Employers can start an arbitration program after being sued . . .

. . . if they do it right.

(Part 3 of a four-part series.)

The National Labor Relations Board recently ruled that an employer may impose a mandatory arbitration program with a class or collective relief waiver after a collective action has been filed. The California Court of Appeal anticipated the Board’s ruling last February in Salgado v. Carrows Restaurants. In August, it reaffirmed the same rule in Quiroz Franco v. Greystone Ridge Condominium.

Both of the California decisions held that clear language applying the agreement to "all employment claims" would apply even to claims that had accrued before an agreement was entered. Thus, it is possible that an employer can implement an arbitration program after being sued. This is a particularly valuable option if a class action has been filed. Assuming the Federal Arbitration Act applies to the arbitration agreement, such a program could include an enforceable class relief waiver, effectively preventing class certification.

Prior installments in this California arbitration series:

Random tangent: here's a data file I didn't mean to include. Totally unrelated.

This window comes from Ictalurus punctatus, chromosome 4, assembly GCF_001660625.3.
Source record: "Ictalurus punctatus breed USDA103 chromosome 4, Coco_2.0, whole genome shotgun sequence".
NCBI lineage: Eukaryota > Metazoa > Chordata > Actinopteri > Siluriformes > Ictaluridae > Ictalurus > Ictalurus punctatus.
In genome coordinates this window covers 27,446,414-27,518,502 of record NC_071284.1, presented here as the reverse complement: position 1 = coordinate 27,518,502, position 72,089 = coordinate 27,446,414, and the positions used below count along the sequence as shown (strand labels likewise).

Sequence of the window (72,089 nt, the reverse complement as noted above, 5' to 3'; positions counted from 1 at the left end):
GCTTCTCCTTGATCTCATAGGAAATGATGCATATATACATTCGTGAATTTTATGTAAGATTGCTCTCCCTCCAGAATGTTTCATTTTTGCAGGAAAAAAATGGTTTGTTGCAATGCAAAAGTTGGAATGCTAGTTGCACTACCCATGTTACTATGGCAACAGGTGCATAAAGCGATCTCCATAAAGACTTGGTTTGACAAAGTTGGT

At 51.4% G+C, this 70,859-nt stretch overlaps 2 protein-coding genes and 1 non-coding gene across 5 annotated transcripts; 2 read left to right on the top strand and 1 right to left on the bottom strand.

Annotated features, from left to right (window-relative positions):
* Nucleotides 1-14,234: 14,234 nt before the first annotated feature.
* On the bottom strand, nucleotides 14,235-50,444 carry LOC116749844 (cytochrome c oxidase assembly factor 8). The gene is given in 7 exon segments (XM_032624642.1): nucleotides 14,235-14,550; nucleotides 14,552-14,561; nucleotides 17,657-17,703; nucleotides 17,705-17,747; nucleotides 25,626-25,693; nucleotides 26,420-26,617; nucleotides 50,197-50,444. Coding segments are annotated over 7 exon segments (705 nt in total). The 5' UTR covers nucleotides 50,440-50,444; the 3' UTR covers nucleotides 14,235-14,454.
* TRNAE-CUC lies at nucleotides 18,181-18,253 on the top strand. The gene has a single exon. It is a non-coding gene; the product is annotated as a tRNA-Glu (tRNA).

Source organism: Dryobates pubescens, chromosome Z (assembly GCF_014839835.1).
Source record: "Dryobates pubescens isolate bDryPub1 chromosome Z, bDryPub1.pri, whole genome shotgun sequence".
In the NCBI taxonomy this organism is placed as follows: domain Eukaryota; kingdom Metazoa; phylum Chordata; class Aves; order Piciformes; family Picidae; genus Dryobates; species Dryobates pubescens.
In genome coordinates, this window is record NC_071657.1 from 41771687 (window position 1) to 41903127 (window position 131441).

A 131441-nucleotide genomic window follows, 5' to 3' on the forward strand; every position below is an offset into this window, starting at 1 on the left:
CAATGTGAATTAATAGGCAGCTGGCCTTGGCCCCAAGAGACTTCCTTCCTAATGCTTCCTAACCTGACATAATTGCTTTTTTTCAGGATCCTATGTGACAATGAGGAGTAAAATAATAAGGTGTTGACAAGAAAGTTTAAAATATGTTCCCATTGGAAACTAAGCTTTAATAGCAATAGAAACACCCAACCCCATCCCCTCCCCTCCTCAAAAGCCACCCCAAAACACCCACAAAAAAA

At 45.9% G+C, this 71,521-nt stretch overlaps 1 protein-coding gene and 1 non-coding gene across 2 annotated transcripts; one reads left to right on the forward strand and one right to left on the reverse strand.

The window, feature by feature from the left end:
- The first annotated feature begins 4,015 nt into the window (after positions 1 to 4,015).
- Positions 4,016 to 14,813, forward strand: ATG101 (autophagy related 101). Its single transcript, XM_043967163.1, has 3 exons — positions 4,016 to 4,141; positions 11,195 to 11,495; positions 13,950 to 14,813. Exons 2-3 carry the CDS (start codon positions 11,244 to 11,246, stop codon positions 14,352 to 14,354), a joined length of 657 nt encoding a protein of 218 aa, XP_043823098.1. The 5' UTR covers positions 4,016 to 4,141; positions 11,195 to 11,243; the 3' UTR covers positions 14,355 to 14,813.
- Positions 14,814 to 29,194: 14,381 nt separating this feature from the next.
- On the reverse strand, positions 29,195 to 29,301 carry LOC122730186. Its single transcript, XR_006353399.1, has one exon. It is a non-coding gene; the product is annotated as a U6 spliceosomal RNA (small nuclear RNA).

It is worth noting that the arbitration agreements in these cases were mandatory. After January 1, when AB 51 goes into effect, employment arbitration programs would be vulnerable to the extent that they are mandatory. But AB 51 does not apply to agreements that are governed by the FAA. Moreover, AB 51 does not apply to arbitration agreements that are entered into voluntarily.

California employment laws keep employers up at night, wondering what is coming next. There always seems to be something. From new statutes to new regulations to new court decisions, we will keep you up to date on developments in the areas of wage and hour, discrimination, leaves of absence, retaliation, class actions, PAGA, and arbitration. We’ll also provide you with practical information on how to update your policies and employment practices. Please subscribe to keep current.

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